As featured in Arable Farming Magazine
Reducing crop stress with silicon
by Arable Farming Magazine April issue
Silicon rarely gets a second thought in crop nutrition. Might that be about to change?
It is the Earth’s second-most abundant element and makes up about half the content of any typical soil type, so crop nutrition strategy hasn’t prioritised silicon.
Dr David Marks, crop scientist and founder of Levity Crop Science, says: “Silicon has never enjoyed ‘essential nutrient’ status.
“Conventional thinking has it that crops can absorb sufficient quantities from soil.
“Because we give it so little attention, silicon’s role in plant metabolism and structural integrity is barely acknowledged.”
Dr Marks adds that crop scientists think silicon needs to gain greater prominence in crop nutrition.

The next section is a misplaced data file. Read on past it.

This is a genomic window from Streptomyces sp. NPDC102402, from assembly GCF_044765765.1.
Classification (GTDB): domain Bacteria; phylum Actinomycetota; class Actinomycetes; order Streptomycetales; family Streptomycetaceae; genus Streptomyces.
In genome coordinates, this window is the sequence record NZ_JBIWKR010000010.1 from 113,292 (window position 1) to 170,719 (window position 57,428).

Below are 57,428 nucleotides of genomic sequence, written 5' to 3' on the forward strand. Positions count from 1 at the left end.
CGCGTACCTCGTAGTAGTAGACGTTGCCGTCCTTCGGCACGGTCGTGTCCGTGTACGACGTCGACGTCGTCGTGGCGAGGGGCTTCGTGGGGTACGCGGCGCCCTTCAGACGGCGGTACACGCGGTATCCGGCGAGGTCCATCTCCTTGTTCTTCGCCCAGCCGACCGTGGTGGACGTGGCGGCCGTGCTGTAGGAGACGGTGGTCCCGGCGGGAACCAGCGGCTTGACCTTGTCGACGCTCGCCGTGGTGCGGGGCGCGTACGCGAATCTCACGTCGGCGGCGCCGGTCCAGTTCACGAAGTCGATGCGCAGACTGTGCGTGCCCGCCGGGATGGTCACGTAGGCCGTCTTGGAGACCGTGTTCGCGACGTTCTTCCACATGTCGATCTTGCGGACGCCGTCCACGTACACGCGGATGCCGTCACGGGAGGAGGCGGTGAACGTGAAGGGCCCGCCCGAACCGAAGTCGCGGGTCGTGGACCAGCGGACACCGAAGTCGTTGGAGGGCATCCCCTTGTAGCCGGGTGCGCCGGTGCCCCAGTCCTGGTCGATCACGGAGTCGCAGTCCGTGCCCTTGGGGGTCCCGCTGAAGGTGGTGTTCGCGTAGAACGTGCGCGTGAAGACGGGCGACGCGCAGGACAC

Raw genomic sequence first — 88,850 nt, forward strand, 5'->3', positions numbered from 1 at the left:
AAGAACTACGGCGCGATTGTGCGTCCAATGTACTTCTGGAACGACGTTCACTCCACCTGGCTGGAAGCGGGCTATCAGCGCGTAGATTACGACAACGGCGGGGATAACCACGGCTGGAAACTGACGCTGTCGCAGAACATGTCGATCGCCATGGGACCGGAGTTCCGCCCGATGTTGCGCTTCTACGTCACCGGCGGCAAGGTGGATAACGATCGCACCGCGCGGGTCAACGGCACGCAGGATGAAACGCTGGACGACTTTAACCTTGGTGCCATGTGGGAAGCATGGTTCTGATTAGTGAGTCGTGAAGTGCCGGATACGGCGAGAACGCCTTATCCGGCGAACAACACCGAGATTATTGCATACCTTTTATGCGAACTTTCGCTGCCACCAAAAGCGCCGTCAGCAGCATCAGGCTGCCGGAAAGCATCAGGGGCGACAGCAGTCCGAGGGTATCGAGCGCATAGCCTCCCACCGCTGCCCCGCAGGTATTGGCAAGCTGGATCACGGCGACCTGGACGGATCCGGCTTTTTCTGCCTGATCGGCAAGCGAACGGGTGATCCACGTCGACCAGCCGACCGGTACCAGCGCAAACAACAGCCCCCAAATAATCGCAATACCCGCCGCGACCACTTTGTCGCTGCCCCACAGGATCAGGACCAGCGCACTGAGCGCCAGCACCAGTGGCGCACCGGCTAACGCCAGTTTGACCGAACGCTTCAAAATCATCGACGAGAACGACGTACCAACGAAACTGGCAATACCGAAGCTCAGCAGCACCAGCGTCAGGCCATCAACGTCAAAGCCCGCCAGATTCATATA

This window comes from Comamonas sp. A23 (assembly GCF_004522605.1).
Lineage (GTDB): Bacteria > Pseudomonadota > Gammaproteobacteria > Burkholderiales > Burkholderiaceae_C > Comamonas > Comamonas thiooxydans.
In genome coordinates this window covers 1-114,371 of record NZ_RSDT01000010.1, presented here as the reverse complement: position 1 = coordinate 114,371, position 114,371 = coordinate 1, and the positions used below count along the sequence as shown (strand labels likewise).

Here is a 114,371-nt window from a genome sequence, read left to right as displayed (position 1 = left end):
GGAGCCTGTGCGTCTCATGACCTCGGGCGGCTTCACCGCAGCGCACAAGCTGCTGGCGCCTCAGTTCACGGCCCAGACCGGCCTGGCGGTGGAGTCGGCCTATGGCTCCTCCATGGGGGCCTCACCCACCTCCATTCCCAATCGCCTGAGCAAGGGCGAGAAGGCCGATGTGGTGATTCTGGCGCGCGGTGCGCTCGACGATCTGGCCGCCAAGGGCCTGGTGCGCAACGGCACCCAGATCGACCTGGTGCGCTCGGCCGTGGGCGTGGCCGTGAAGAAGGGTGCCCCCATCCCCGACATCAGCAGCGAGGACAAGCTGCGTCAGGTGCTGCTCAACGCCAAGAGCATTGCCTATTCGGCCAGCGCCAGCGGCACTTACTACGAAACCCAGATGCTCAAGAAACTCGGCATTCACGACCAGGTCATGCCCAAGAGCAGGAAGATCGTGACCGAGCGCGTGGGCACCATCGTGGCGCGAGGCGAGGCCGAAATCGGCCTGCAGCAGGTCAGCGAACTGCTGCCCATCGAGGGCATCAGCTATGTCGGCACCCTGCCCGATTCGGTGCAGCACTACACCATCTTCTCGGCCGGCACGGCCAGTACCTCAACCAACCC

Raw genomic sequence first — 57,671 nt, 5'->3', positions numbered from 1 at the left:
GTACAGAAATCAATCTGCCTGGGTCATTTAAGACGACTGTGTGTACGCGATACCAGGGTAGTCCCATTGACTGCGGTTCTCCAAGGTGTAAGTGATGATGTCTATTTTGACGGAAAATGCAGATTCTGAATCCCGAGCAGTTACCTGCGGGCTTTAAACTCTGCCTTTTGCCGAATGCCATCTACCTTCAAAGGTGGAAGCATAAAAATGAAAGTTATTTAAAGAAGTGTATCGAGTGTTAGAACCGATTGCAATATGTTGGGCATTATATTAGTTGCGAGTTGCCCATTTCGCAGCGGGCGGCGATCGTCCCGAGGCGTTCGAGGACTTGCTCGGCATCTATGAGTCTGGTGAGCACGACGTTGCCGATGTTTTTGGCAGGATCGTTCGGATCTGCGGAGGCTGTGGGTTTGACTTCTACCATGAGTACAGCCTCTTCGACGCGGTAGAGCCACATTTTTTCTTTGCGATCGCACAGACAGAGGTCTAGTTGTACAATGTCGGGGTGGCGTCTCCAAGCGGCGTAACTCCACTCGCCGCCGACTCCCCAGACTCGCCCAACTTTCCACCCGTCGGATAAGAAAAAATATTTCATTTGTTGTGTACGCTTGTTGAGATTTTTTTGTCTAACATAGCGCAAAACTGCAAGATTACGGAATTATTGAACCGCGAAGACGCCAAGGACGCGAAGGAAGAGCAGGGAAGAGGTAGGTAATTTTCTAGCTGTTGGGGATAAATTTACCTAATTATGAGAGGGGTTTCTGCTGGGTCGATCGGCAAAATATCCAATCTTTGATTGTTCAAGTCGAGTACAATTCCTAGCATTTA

More and more research suggests it could deliver further yield potential from a range of crops, cereals included, he says.
Silicon is implicated in several metabolic functions, including the production of stress-protecting hormones, antioxidants and biotic stress protectors.
“Its ability to confer stress tolerance, whether abiotic – environmental factors such as drought and high temperatures – or ‘biotic’ stress caused by pests and diseases, is interesting,” he adds.
Experience “We don’t know how climate change will affect agriculture, but it’s generally accepted that crops will experience stress events more frequently.”
Silicon is instrumental in the redistribution of phosphate through the plant, and for efficient transport of the trace elements zinc, manganese, iron and copper.
It also improves crops’ nitrogen recovery, particularly in cases of low N availability.
Lastly, plants also use silicon to create a hard crystal layer within the cuticle.